Your twins and their sleep

your twins and their sleep

Twins bring double the joy and with that, double the work. Sleep deprivation with one child is bad but do twins spell double the sleep problems too?

It is a well-known phenomenon that we are seeing more and more twin births these days, mostly because of infertility treatments. With in-vitro fertilisation up to five eggs may be implanted into the uterus at the same time, which greatly increases the likelihood of twins. About one in 80 pregnancies are multiple pregnancies. Two thirds of twins come from two separate eggs being fertilised. These become non-identical twins.

Identical twins are created when one fertilised egg splits into two separate cells, and so the foetuses originate from the same cell. Once your twins are born, there are definitely much more work involved, and a strong structure and routine will be the only thing that gives you sanity in those hectic first six weeks. Don’t even think about demand feeding – you will run yourself into the ground! Get help, whether that’s your mom moving in with you or hiring a nanny. This is important, especially if you have a toddler as well.

One twin may be more demanding than the other, which may throw you a bit, but once you know how to handle each baby, respond to their individual signals and work around that, life will start settling into a routine of sorts. It is possible to breastfeed twins. Some moms like to feed simultaneously with one on each breast, while some prefer to feed them straight after each other, a few minutes apart. You can also alternate their feeds; breast milk for one feed and formula for the next feed.

Your body should be able to supply enough milk, but this depends on how much feeding stimulation your breasts get (either by your babies latching and sucking, or effective expressing) as well as your health. Many twins are born prematurely, which may cause some initial feeding problems. Persevere though, and you will be amazed at how quickly they “toughen up” ! If your babies are bottle fed, it is possible that they may need to be on different formulas! The same applies for solid food and meal planning. Remember they are two individuals, and may have digestive systems that function differently.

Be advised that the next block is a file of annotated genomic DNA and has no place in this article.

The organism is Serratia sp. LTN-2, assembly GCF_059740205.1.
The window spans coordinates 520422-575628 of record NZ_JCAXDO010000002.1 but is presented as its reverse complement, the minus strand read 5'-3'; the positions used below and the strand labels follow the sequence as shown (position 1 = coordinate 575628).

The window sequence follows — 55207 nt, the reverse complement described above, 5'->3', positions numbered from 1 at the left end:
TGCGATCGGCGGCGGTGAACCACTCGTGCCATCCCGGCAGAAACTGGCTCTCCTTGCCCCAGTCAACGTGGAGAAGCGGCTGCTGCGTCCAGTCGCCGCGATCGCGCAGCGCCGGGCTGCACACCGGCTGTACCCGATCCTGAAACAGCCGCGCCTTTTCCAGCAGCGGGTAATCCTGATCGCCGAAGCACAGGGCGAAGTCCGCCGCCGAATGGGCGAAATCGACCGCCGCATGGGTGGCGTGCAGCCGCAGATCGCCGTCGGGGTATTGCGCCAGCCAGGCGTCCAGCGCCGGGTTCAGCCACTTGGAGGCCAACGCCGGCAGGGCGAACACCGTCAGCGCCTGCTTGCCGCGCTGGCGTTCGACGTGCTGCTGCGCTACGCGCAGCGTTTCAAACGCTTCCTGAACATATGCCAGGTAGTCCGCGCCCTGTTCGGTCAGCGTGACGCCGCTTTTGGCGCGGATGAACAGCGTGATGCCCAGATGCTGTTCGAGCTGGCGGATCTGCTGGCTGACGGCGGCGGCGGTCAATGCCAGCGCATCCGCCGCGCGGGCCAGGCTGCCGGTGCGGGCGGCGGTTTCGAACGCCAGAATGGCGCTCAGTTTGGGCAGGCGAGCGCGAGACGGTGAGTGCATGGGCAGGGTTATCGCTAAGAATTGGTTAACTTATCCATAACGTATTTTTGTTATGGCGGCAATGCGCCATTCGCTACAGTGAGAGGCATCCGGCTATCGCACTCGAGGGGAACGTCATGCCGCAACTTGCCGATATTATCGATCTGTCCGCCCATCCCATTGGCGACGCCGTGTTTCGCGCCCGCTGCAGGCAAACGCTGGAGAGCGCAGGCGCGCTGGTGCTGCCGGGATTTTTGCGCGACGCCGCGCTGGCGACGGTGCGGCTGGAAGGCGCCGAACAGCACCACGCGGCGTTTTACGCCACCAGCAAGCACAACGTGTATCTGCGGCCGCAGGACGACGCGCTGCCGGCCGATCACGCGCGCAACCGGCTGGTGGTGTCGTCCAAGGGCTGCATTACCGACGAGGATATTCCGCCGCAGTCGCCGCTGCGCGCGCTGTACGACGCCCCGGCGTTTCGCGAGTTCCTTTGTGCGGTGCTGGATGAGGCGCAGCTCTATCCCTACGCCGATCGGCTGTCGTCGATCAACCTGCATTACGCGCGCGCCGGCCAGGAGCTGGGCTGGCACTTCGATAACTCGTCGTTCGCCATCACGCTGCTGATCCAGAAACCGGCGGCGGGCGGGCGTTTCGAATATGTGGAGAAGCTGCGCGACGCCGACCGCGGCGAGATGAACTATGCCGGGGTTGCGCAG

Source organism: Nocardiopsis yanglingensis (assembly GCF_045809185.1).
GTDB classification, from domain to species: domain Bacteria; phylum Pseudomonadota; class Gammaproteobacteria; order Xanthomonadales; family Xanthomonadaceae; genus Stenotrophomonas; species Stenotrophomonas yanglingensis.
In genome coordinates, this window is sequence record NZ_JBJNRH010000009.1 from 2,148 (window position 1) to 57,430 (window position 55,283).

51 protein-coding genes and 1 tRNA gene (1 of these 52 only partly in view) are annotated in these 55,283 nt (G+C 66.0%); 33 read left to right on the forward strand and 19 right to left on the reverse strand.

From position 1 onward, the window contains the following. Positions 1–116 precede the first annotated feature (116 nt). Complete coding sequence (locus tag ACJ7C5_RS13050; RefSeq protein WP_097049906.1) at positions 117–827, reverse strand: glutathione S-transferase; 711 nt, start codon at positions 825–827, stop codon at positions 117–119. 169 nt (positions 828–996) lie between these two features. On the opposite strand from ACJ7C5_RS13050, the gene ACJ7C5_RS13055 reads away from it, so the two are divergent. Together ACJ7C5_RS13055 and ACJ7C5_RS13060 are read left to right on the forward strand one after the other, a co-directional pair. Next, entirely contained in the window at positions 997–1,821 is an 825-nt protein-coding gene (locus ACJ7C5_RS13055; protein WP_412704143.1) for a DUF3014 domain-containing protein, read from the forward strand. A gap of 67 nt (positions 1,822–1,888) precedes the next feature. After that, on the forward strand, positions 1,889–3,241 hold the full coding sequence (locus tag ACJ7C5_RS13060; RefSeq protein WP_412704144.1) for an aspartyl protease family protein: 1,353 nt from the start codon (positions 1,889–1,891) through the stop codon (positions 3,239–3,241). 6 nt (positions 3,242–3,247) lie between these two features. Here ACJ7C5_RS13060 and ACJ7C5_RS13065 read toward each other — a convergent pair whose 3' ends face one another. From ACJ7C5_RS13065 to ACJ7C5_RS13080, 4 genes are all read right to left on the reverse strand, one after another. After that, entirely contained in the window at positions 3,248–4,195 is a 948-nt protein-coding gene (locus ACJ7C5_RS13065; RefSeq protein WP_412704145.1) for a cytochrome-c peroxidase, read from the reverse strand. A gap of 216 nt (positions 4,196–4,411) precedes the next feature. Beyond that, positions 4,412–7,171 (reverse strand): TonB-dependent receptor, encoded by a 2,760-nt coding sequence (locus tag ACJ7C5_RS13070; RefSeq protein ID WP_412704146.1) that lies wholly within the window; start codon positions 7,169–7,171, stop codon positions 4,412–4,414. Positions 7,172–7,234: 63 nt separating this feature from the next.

Their nervous systems may also function differently. One twin may need more sleep than the other, and one may cope better with prolonged stimulation than her sister or brother. Remember to look at each baby as an individual.

Routine is the key to keeping a structure that will ultimately lead to happier, more rested babies and a more relaxed mom. Set feeding times strongly. Do not demand feed Let them sleep together. They were together in the womb and being together can be comforting.

Try to get them synchronised into the same routines of sleep, wake and play (even if the meals and activities may be slightly different), so that their body clocks and biorhythms are as similar as possible, but if they are very different, accept that they may be “out of synch” for some periods of time. Separate them from sleeping together if one is sick, if they keep very different awake and play times, or if you are trying to sleep-train one of them. Keep a log of all feeds and sleeps, as it is really easy to get confused about which twin has done what!

Remember to still treat them as individuals, especially if one has sleep problems – it is impossible to sleep train both twins at once. If you have to do some controlled crying, separate them so that they don’t disturb one another. Enlist some support in the form of a night nurse or a family member who can take care of the “other twin” whilst you are sleep training. there will always be a stronger twin who will be “leader of the pack”, and who may be more advanced in certain developmental stages, and have a stronger character. If this is the case, it doesn’t mean that the other twin in “the weak one” – remember they are individuals – please treat them as such.

Leaving the house with your twins in tow means that you will look a bit like a travelling circus! You will have lots of paraphernalia to carry with you, and will need to decide on things like whether you will have one or two nappy bags, and countless other variables. Make decisions that are the most practical and work for you. You may become a little socially unacceptable after the birth of your twins.

A mother of multiples becomes an entourage with your two babies, and if you have toddlers even more so. Don’t fret! Find similar moms through an organisation like SAMBA (South African Multiple Birth Association on 0861 432 432 or www.samultiplebirth.co.za ) with whom to swap war stories, learn what to expect and engage in twin or triplet-friendly activities.

Some Tips:

  • Establish a structure and routine.
  • Be organised by being one step ahead of them
  • Get help
  • Join a support group
  • Treat each child as an individual.
  • Don’t try to be super mom.
  • Involve your husband and other family members.

By Ann Richardson